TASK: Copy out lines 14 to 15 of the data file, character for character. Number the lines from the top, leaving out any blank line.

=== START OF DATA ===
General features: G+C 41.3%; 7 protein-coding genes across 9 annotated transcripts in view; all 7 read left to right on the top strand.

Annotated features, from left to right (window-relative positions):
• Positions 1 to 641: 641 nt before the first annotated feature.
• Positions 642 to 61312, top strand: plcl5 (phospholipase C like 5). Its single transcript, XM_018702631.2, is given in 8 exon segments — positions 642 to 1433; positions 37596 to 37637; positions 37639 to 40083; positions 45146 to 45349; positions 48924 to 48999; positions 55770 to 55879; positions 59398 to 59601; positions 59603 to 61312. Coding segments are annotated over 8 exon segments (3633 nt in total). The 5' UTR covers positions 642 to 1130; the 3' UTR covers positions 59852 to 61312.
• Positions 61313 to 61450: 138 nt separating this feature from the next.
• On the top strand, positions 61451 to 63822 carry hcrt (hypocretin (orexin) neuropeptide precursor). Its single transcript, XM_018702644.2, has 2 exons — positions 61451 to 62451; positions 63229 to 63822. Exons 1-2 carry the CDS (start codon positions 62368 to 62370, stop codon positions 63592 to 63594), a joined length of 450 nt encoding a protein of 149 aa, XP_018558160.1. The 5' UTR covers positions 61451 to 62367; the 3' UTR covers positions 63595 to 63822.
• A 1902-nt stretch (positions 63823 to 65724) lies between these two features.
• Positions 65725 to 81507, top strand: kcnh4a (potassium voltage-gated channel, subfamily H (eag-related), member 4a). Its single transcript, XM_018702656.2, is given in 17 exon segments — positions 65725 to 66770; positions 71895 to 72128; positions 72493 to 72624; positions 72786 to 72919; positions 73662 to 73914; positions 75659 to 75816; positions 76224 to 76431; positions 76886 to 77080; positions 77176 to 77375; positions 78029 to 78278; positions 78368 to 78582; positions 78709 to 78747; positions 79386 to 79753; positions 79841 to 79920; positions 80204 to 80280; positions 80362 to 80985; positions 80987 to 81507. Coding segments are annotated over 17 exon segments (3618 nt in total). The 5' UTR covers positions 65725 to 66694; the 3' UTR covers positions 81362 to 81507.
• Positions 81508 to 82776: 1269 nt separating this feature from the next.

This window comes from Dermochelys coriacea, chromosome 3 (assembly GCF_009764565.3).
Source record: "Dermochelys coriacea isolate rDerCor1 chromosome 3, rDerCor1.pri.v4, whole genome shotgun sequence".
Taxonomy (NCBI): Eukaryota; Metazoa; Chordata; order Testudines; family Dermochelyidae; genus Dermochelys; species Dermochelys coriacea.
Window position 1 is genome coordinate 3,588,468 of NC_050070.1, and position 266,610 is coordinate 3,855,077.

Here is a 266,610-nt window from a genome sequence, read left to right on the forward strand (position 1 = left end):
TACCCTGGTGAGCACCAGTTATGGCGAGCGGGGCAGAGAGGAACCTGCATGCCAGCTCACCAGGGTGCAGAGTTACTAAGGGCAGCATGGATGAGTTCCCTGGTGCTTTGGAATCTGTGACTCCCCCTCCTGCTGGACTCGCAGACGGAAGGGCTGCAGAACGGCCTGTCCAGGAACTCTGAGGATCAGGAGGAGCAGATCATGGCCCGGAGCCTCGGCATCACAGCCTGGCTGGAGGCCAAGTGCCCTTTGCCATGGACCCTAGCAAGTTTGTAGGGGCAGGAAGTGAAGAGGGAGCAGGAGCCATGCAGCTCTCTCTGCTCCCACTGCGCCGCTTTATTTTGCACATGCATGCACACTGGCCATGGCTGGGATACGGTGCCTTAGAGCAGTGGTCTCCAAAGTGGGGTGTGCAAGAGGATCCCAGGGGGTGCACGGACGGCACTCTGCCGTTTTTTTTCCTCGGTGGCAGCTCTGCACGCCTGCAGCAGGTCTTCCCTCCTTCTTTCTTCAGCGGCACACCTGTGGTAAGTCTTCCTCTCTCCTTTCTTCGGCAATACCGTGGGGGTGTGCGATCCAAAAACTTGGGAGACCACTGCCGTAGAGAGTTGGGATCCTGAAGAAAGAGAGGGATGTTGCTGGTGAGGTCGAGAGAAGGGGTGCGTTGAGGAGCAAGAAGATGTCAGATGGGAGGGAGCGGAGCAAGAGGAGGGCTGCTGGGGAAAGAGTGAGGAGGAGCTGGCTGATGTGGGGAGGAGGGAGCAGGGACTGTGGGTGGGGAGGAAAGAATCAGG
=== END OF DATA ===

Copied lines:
Here is a 266,610-nt window from a genome sequence, read left to right on the forward strand (position 1 = left end):
TACCCTGGTGAGCACCAGTTATGGCGAGCGGGGCAGAGAGGAACCTGCATGCCAGCTCACCAGGGTGCAGAGTTACTAAGGGCAGCATGGATGAGTTCCCTGGTGCTTTGGAATCTGTGACTCCCCCTCCTGCTGGACTCGCAGACGGAAGGGCTGCAGAACGGCCTGTCCAGGAACTCTGAGGATCAGGAGGAGCAGATCATGGCCCGGAGCCTCGGCATCACAGCCTGGCTGGAGGCCAAGTGCCCTTTGCCATGGACCCTAGCAAGTTTGTAGGGGCAGGAAGTGAAGAGGGAGCAGGAGCCATGCAGCTCTCTCTGCTCCCACTGCGCCGCTTTATTTTGCACATGCATGCACACTGGCCATGGCTGGGATACGGTGCCTTAGAGCAGTGGTCTCCAAAGTGGGGTGTGCAAGAGGATCCCAGGGGGTGCACGGACGGCACTCTGCCGTTTTTTTTCCTCGGTGGCAGCTCTGCACGCCTGCAGCAGGTCTTCCCTCCTTCTTTCTTCAGCGGCACACCTGTGGTAAGTCTTCCTCTCTCCTTTCTTCGGCAATACCGTGGGGGTGTGCGATCCAAAAACTTGGGAGACCACTGCCGTAGAGAGTTGGGATCCTGAAGAAAGAGAGGGATGTTGCTGGTGAGGTCGAGAGAAGGGGTGCGTTGAGGAGCAAGAAGATGTCAGATGGGAGGGAGCGGAGCAAGAGGAGGGCTGCTGGGGAAAGAGTGAGGAGGAGCTGGCTGATGTGGGGAGGAGGGAGCAGGGACTGTGGGTGGGGAGGAAAGAATCAGG